You’ve installed a fresh copy of your favorite Ubuntu-based Linux distribution, either directly on your hard drive or in a virtual machine. The default repositories are pretty good, but since we’re able to add PPAs and other repositories to our installations, we can make our software selection better.
Save yourself the time to check around the Internet for the best PPAs to add to your Linux installation – we’ve done the research for you and compiled it all into a simple list to check out!
Oibaf and Xorg-Edgers
Looking for the latest open graphics drivers? Look no further.
Oibaf is a PPA that includes the very latest graphics drivers, and is updated virtually every day. This PPA is only helpful if you’re using the open source drivers rather than the proprietary nVidia or AMD drivers – proprietary drivers are not included. However, there are constant updates to the major open source drivers that can add support or improve performance, so this is the best way to try them out. You can add it with the command
sudo add-apt-repository ppa:oibaf/graphics-drivers && sudo apt-get update.
Similarly, you can also add the X.org-Edgers PPA if you’re concerned about your graphics performance. This PPA will give you the absolute latest version of the X.org X display server, which is a part of the entire graphics stack. If you want better graphics performance, it’s important to keep the entire stack updated. You shouldn’t use this PPA if you use the proprietary graphics drivers, as they sometimes lag with support for newer kernel and X.org versions. You can add it with the command
sudo add-apt-repository ppa:xorg-edgers/ppa && sudo apt-get update.
Additionally, if you plan on using both of these PPAs, make sure that you’re also using the latest kernel that’s available, which you’ll have to download and install yourself.
While my personal experience with these two PPAs has been positive (even when using them both at the same time), do note that they contain bleeding edge software that isn’t guaranteed to be stable. We’re not liable if your system crashes due to these PPAs (or any of them, for that matter).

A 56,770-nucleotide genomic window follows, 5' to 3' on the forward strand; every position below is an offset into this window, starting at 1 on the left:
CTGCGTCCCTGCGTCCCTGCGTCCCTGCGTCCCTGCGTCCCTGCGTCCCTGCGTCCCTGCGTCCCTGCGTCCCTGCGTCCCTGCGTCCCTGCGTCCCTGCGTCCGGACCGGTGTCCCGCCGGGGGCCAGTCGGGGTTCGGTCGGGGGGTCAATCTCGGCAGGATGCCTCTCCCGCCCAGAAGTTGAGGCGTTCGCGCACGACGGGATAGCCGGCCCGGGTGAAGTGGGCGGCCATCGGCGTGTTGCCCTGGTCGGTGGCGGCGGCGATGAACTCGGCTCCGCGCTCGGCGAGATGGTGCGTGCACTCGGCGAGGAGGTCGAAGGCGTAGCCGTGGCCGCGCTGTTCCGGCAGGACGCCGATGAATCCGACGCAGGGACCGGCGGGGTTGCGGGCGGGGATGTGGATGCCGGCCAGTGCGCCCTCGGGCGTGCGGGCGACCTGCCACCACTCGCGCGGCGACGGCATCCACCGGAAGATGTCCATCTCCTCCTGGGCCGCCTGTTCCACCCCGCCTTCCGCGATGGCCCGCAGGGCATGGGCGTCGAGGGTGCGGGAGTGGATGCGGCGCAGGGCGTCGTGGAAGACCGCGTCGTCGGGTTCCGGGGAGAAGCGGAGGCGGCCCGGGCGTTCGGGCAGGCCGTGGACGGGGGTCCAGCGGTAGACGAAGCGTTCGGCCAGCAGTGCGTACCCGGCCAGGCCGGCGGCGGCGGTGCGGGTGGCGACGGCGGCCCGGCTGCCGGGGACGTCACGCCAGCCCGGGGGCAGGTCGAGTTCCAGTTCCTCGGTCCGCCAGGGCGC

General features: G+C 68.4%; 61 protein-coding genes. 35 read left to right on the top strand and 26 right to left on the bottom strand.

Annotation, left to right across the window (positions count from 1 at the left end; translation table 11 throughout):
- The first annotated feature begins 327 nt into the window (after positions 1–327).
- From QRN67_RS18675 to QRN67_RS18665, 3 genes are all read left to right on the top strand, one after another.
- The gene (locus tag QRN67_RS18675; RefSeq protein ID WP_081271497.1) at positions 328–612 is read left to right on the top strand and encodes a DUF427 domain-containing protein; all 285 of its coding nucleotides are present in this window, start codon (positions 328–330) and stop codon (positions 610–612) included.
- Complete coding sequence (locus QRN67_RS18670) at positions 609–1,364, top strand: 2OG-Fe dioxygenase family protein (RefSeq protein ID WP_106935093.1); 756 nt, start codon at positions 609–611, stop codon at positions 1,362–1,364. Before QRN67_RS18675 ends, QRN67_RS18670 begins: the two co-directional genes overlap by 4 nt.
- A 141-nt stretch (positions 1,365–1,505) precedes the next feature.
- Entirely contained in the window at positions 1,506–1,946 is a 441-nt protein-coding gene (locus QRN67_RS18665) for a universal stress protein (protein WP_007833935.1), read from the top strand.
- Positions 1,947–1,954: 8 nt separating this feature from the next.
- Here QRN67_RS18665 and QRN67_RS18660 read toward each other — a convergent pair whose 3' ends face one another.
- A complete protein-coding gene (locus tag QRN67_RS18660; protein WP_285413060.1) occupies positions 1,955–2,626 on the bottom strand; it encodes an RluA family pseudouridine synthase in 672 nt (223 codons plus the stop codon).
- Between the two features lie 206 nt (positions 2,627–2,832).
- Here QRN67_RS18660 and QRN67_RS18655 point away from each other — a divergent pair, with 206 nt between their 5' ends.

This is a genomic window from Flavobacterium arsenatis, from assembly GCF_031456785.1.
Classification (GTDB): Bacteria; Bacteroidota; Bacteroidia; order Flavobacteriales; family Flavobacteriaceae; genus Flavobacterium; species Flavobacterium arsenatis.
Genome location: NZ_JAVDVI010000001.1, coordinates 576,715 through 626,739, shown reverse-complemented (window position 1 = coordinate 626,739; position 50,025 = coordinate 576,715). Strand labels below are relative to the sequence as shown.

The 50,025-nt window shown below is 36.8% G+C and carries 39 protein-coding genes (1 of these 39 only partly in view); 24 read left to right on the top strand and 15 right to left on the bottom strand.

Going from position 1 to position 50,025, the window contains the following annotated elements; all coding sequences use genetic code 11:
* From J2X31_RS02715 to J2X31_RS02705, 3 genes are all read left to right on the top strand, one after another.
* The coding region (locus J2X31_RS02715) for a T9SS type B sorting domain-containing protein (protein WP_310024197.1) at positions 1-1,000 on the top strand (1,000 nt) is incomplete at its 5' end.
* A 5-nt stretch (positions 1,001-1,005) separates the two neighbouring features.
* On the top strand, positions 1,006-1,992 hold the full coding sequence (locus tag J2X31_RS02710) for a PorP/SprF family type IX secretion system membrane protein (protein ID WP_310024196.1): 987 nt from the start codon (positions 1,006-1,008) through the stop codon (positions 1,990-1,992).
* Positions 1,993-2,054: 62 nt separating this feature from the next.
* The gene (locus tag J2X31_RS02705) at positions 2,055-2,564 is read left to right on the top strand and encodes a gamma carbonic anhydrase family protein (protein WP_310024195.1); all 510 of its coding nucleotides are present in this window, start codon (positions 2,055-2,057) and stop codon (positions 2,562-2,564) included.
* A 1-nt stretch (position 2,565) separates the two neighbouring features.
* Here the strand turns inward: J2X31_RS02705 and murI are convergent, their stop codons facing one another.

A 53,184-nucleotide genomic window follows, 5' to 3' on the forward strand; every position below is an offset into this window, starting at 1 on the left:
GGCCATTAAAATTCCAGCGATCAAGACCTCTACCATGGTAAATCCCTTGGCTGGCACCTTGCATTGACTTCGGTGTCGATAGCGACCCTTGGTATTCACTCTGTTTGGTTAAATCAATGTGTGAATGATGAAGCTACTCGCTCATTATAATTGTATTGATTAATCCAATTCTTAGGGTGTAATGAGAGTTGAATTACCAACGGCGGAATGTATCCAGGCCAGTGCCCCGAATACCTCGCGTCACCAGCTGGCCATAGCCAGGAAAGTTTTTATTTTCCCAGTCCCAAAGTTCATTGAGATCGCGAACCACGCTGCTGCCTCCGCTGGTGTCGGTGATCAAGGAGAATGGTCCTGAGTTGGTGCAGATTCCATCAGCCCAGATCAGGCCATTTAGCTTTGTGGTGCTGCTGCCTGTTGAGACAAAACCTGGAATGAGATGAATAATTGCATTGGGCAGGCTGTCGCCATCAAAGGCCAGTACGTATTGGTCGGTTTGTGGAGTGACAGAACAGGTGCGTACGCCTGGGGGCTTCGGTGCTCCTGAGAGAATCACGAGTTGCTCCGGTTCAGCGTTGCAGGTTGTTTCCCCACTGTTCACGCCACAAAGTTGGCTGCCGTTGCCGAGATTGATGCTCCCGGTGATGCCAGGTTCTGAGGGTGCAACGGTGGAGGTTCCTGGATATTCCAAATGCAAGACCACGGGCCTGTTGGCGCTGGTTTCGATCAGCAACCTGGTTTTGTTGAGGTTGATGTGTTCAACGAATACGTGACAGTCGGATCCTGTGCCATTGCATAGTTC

GetDeb and PlayDeb are two repositories that add some additional software and games (or newer versions of existing ones) to your package manager. While they include a lot of software that you can easily get from their respective websites, it still makes things a lot easier: they’re all in a central location, and even come prepackaged for easy installation.
To add both repositories, you’ll need to visit this page for GetDeb and this page for PlayDeb. Download and install the configuration package on both. Then, just run the command
sudo apt-get update to make sure that your system is aware of the new packages from both repositories.
The Ubuntu repositories no longer carry Oracle’s Java. Instead of having to get Java and installing it manually (which is much more of a pain that it should have to be), you can add the WebUpd8 Java PPA. This handy PPA includes installers for Java 6, 7, and 8.
All you need to do is run
sudo add-apt-repository ppa:webupd8team/java && sudo apt-get update in a terminal which adds the PPA and updates your package lists, and then run
sudo apt-get install oracle-java8-installer, replacing 8 with 7 or 6 if desired.
Within a release cycle, Ubuntu tends to resist upgrading LibreOffice to the next major version (say from 4.1 to 4.2). This prevents you from getting new features and improved interoperability with Microsoft Office (as it’s the point releases such as 4.2.x that provide stability). This can be easily fixed with the official LibreOffice PPA for Ubuntu, which includes the latest stable version of the LibreOffice suite. You can add it by running the command
sudo add-apt-repository ppa:libreoffice/ppa && sudo apt-get update in a terminal.
Pipelight is a plugin framework that can be used to get Silverlight to work on Linux. You need this to access Netflix. We’ve talked about Pipelight before, and it works pretty well – so much so that I recommend it as a PPA to add. To add this PPA, run the command
sudo add-apt-repository ppa:pipelight/stable && sudo apt-get update in a terminal.
These five PPAs provide some very useful software that virtually everyone can benefit from. And these PPAs make it very convenient – once it’s set up and the software you want is installed, it’ll remain updated in the same way as all of your other software.
I’m sure there are plenty of other PPAs that people will find useful. Which ones would you recommend? Let us know in the comments!
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